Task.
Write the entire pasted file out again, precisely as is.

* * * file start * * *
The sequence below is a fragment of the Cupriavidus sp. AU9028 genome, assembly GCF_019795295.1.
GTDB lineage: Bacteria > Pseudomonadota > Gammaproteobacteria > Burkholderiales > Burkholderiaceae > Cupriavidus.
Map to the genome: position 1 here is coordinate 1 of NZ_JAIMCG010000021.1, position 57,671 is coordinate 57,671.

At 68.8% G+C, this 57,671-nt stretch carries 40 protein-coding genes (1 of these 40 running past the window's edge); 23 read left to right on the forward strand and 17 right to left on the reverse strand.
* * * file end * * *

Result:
The sequence below is a fragment of the Cupriavidus sp. AU9028 genome, assembly GCF_019795295.1.
GTDB lineage: Bacteria > Pseudomonadota > Gammaproteobacteria > Burkholderiales > Burkholderiaceae > Cupriavidus.
Map to the genome: position 1 here is coordinate 1 of NZ_JAIMCG010000021.1, position 57,671 is coordinate 57,671.

At 68.8% G+C, this 57,671-nt stretch carries 40 protein-coding genes (1 of these 40 running past the window's edge); 23 read left to right on the forward strand and 17 right to left on the reverse strand.